Iran’s exiled prince Reza Pahlavi, who has become a leading opposition figure since the start of Women, Life, Liberty movement, during a rally against the Islamic Republic in Washington in 2022

‘Iranians Ready To Sacrifice for Revolution,’ Pahlavi Says in Interview

Tuesday, 05/28/2024

Iran’s exiled Prince Reza Pahlavi has unequivocally declared his desire for regime change in an interview with Germany’s Spiegel magazine.

Pahlavi says the Iranian people are willing to make sacrifices for a new revolution to overthrow the Islamic Republic “because they know that their country is doomed” otherwise.

“The question is not whether the regime will disappear, but when, and whether we have given Iranian society the maximum support,” Pahlavi insisted.

The latest interview is part of Pahlavi’s recent media tour, which seemingly began amid escalating tensions between Iran and Israel.

Describing the 2022 nationwide protests as transformative, Pahlavi said, “The last uprising was already a revolution” and an “authentic reaction against the oppression.”

In its crackdown on these protests, Iranian security forces killed at least 550 protestors, including children, and imprisoned over 20,000 people.

Pahlavi emphasized that the Iranian state is “weaker than ever,” with Supreme Leader Ali Khamenei, who represents the system, rejected by at least 80% of Iranian society.

In the extensive interview with foreign correspondent Susanne Koelbl, Pahlavi was also asked why the various factions of the exiled Iranian opposition have failed to agree on a common approach and with whom he cooperates.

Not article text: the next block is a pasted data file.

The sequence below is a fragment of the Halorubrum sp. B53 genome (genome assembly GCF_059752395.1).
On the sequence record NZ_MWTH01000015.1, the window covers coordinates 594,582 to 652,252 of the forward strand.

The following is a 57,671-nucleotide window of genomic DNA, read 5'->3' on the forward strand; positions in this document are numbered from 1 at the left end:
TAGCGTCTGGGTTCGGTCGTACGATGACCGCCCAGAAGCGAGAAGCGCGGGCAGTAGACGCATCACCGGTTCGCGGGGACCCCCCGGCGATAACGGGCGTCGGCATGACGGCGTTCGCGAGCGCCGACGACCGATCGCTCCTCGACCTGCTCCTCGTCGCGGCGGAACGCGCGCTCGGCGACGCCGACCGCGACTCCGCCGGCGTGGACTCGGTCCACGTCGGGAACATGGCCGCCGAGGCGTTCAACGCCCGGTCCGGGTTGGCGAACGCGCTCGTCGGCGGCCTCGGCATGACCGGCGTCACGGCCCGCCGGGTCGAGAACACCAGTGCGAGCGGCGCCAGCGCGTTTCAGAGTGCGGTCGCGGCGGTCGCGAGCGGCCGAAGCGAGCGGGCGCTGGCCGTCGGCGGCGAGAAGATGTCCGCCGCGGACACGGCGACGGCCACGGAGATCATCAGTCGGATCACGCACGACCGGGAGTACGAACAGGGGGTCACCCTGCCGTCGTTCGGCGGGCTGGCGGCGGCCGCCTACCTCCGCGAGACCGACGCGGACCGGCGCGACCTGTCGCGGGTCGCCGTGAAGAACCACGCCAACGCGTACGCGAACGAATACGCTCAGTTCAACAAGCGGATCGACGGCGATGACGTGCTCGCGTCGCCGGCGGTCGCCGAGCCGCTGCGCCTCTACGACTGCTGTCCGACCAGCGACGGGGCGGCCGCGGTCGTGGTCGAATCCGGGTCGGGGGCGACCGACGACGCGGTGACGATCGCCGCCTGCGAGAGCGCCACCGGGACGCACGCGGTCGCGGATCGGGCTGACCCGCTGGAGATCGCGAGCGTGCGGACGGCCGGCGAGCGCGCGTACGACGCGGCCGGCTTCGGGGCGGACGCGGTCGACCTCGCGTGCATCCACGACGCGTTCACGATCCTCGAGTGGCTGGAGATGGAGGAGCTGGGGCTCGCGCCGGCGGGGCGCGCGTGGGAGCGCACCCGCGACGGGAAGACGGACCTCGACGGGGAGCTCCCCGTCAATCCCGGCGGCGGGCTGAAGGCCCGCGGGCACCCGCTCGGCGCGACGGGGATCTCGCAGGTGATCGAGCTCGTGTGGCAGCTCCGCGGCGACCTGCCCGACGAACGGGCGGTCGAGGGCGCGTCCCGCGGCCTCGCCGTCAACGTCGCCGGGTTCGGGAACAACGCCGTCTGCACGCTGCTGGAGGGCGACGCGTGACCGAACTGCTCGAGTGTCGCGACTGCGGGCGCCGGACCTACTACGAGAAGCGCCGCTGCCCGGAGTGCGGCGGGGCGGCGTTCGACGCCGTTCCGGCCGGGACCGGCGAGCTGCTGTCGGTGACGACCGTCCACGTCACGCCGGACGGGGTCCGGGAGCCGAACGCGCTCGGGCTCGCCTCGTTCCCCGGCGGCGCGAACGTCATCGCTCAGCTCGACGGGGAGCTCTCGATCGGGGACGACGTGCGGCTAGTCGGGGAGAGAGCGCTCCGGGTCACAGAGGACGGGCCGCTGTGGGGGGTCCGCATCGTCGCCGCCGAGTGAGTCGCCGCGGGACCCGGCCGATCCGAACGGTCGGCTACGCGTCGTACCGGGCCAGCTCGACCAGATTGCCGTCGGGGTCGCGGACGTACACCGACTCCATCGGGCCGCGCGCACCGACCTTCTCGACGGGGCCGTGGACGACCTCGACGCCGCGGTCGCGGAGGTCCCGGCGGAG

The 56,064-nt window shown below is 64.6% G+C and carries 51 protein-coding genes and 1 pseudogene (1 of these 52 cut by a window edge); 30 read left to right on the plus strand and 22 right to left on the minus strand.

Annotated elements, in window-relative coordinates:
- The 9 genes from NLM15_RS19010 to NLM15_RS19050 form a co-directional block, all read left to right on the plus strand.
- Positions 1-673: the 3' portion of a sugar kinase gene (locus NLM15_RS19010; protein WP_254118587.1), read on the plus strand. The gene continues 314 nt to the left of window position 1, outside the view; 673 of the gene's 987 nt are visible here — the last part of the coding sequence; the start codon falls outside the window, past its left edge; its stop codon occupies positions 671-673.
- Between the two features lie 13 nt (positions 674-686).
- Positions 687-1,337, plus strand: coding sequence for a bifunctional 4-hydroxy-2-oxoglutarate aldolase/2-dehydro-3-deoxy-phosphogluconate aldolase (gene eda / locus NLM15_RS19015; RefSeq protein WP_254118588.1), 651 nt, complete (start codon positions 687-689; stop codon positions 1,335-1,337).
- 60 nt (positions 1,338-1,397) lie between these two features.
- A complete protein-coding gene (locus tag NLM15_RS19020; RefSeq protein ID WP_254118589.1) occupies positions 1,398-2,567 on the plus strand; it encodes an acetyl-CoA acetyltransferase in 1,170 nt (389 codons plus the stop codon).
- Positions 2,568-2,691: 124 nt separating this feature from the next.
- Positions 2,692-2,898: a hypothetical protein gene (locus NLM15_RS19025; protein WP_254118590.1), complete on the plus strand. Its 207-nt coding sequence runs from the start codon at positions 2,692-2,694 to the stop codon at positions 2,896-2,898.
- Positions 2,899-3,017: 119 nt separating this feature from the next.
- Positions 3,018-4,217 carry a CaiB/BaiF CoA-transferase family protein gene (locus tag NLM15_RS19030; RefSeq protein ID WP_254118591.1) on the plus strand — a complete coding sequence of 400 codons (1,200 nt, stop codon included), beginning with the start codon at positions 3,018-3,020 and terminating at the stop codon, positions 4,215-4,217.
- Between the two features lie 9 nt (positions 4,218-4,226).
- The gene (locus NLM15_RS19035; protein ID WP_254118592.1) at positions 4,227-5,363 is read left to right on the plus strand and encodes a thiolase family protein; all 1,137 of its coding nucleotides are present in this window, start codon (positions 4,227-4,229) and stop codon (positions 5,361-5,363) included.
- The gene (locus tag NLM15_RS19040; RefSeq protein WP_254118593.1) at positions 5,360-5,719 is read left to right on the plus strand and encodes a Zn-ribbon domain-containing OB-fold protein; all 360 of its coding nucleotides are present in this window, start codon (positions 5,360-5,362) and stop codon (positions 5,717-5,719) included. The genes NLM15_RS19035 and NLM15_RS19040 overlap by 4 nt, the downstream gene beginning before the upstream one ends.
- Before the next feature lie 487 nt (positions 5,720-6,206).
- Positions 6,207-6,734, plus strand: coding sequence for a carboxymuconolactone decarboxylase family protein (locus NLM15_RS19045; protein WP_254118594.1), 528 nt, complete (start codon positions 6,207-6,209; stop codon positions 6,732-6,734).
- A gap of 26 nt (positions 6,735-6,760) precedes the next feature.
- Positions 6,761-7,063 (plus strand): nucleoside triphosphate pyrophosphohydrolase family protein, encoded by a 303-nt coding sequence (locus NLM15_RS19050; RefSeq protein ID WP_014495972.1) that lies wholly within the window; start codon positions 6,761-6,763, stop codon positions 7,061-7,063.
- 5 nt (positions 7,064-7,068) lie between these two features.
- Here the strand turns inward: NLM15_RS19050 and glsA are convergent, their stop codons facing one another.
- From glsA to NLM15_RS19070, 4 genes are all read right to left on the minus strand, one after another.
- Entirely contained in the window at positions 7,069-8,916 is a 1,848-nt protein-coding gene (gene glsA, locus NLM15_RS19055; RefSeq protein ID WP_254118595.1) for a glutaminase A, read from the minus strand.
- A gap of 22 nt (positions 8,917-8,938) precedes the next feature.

Pahlavi, seemingly avoiding the second part of the question, stated that when he “appears with representatives of the opposition, as recently at Georgetown University in Washington,” he views it as “symbolic cooperation.” He emphasized that the “great unity in Iran and a common vision” are “more important” to him.

Earlier this month, Pahlavi had noted that extreme factions of the right and the left within the opposition to the regime are preventing unity.

Pahlavi reiterated his call for Western governments to maximize support for dissidents and activists in Iran while increasing international pressure on the regime through sanctions. He also reaffirmed his support for listing the IRGC as a terrorist entity.

Discussing the aftermath of a potential revolution in Iran, he advocated for a general amnesty for a peaceful transition, ensuring accountability for certain individuals.

When asked whether he wanted to offer “opportunities” to potential defectors, Pahlavi emphasized his goal to “lose as few lives as possible in the process.” To achieve this, he argued that the resistance of those holding weapons must be minimized.

“If the rulers try to commit a genocide at the last minute, the Iranian security forces must become a shield for the population,” he said.

Pahlavi Distances Himself From Father’s Legacy

Pahlavi noted that there are clear signs indicating that many Iranians have revised their previous stance on the monarchy's legacy and that younger generations desire change, despite the decades of Islamic indoctrination they have faced since 1979.

When the interviewer confronted Pahlavi about his views on the violence perpetrated by Savak, the secret police and intelligence service of Iran during the reign of his father, Mohammad Reza Shah Pahlavi, Pahlavi acknowledged that while there is legitimate criticism of Savak, there is also a “disproportionate exaggeration of facts, especially from radical Islamists and Marxists.”

“They had an interest in discrediting the government, which was largely pro-Western and did not align with their ideologies. Historians should work this out,” he said.

When the interviewer insisted that much is already known about Savak's actions, Pahlavi distanced himself from his father's legacy, emphasizing his own plans and vision, and asserting that he should be judged based on his own proposals and actions.

“I am not my father. I have my own plans, my own vision, and I should be judged by what I propose,” Pahlavi said.

Pahlavi had previously supported certain policies of his father, highlighting that among those detained by Savak was Iran’s current Supreme Leader, Ali Khamenei.

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